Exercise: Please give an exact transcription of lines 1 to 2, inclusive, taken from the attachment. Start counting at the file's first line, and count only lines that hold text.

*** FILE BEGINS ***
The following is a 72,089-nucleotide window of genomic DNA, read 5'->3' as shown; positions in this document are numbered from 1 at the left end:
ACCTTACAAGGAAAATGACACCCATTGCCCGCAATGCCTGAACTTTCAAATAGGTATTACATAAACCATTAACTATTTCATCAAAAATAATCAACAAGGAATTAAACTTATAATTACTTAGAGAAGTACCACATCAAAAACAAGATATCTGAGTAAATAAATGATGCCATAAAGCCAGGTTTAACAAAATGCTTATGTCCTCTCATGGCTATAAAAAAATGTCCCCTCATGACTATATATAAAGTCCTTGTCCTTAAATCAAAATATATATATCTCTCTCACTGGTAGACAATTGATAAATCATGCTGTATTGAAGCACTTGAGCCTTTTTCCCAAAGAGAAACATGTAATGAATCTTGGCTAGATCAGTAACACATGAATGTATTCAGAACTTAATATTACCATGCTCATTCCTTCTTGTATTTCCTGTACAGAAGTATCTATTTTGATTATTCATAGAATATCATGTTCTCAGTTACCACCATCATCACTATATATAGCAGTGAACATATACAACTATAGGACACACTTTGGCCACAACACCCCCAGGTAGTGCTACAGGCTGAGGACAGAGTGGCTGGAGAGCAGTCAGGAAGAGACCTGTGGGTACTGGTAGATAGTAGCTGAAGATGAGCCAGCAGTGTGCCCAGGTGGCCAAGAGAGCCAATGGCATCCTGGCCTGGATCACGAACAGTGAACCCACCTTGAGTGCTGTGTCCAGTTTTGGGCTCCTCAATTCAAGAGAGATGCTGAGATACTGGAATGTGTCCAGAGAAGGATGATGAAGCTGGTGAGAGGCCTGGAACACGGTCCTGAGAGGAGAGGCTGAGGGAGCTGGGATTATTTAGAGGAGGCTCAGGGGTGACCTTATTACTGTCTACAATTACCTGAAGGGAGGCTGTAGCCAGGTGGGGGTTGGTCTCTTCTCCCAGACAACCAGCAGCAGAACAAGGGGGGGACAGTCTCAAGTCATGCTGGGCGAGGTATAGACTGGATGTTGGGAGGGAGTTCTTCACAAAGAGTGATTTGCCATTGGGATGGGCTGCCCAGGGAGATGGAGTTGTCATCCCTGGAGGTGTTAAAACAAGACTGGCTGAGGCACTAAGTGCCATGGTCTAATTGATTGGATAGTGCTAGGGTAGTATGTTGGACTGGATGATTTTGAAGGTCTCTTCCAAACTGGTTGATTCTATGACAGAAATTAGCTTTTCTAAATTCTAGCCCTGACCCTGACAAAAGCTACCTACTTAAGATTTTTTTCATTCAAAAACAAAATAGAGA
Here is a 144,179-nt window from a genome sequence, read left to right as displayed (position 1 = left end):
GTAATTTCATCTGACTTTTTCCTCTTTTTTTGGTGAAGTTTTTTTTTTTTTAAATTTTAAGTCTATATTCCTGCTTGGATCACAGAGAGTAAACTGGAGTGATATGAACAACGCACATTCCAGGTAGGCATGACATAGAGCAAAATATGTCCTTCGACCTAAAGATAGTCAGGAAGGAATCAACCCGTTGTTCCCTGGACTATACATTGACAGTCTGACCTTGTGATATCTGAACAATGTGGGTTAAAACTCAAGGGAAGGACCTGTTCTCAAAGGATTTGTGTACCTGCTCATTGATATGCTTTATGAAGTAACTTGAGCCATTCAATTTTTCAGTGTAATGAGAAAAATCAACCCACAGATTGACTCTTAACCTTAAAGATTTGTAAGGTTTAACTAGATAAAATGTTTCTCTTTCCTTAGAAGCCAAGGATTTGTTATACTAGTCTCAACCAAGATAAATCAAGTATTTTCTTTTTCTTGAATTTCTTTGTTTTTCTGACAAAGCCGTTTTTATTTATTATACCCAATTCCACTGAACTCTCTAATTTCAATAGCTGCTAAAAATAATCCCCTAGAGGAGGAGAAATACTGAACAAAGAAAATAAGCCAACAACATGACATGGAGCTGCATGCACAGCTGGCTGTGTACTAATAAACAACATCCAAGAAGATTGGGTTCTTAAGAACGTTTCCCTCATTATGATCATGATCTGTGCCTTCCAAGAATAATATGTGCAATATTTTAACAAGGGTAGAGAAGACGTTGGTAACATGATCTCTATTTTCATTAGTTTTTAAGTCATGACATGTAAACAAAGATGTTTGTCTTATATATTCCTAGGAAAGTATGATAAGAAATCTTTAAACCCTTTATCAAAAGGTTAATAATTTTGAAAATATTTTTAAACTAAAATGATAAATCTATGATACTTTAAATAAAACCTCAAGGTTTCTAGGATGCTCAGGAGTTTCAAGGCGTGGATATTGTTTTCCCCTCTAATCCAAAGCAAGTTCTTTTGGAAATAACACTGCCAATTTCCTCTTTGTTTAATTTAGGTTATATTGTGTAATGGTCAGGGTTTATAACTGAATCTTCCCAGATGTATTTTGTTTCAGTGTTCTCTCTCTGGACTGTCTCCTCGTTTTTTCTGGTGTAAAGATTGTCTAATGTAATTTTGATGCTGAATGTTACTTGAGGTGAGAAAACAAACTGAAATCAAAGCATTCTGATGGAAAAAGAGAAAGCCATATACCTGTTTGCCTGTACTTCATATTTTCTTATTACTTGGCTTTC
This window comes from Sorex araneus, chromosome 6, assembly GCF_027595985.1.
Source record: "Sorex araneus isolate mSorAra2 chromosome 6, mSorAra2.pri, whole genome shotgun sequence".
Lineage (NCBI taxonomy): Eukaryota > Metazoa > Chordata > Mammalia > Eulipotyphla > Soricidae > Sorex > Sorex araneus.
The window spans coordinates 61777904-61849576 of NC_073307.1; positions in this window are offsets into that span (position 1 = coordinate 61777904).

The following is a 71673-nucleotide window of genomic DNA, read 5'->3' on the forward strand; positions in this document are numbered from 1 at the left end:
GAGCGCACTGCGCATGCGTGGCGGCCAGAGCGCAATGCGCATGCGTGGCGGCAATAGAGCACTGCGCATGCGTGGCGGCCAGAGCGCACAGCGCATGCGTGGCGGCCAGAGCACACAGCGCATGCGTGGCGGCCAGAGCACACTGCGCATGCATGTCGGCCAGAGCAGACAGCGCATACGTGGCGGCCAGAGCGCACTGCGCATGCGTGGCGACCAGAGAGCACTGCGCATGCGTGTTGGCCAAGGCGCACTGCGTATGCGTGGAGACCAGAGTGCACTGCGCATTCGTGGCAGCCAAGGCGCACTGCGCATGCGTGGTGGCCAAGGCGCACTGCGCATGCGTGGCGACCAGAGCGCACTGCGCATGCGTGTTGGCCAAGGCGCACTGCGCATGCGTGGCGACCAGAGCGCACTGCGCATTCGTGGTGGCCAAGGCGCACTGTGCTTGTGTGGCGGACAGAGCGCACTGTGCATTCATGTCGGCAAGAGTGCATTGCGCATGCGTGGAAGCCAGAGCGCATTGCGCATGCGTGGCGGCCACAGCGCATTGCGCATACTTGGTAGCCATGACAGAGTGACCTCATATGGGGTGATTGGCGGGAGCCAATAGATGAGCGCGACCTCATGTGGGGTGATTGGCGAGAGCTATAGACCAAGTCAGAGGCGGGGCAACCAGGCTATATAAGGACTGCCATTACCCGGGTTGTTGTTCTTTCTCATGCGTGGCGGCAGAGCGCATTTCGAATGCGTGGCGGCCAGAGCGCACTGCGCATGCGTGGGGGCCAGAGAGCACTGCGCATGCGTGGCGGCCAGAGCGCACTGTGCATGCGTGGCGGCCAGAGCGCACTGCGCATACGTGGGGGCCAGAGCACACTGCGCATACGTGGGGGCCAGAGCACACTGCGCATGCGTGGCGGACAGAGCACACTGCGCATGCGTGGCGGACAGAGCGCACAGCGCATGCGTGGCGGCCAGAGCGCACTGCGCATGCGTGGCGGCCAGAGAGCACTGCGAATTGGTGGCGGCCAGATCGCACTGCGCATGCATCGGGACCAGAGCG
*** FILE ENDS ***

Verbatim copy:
The following is a 72,089-nucleotide window of genomic DNA, read 5'->3' as shown; positions in this document are numbered from 1 at the left end:
ACCTTACAAGGAAAATGACACCCATTGCCCGCAATGCCTGAACTTTCAAATAGGTATTACATAAACCATTAACTATTTCATCAAAAATAATCAACAAGGAATTAAACTTATAATTACTTAGAGAAGTACCACATCAAAAACAAGATATCTGAGTAAATAAATGATGCCATAAAGCCAGGTTTAACAAAATGCTTATGTCCTCTCATGGCTATAAAAAAATGTCCCCTCATGACTATATATAAAGTCCTTGTCCTTAAATCAAAATATATATATCTCTCTCACTGGTAGACAATTGATAAATCATGCTGTATTGAAGCACTTGAGCCTTTTTCCCAAAGAGAAACATGTAATGAATCTTGGCTAGATCAGTAACACATGAATGTATTCAGAACTTAATATTACCATGCTCATTCCTTCTTGTATTTCCTGTACAGAAGTATCTATTTTGATTATTCATAGAATATCATGTTCTCAGTTACCACCATCATCACTATATATAGCAGTGAACATATACAACTATAGGACACACTTTGGCCACAACACCCCCAGGTAGTGCTACAGGCTGAGGACAGAGTGGCTGGAGAGCAGTCAGGAAGAGACCTGTGGGTACTGGTAGATAGTAGCTGAAGATGAGCCAGCAGTGTGCCCAGGTGGCCAAGAGAGCCAATGGCATCCTGGCCTGGATCACGAACAGTGAACCCACCTTGAGTGCTGTGTCCAGTTTTGGGCTCCTCAATTCAAGAGAGATGCTGAGATACTGGAATGTGTCCAGAGAAGGATGATGAAGCTGGTGAGAGGCCTGGAACACGGTCCTGAGAGGAGAGGCTGAGGGAGCTGGGATTATTTAGAGGAGGCTCAGGGGTGACCTTATTACTGTCTACAATTACCTGAAGGGAGGCTGTAGCCAGGTGGGGGTTGGTCTCTTCTCCCAGACAACCAGCAGCAGAACAAGGGGGGGACAGTCTCAAGTCATGCTGGGCGAGGTATAGACTGGATGTTGGGAGGGAGTTCTTCACAAAGAGTGATTTGCCATTGGGATGGGCTGCCCAGGGAGATGGAGTTGTCATCCCTGGAGGTGTTAAAACAAGACTGGCTGAGGCACTAAGTGCCATGGTCTAATTGATTGGATAGTGCTAGGGTAGTATGTTGGACTGGATGATTTTGAAGGTCTCTTCCAAACTGGTTGATTCTATGACAGAAATTAGCTTTTCTAAATTCTAGCCCTGACCCTGACAAAAGCTACCTACTTAAGATTTTTTTCATTCAAAAACAAAATAGAGA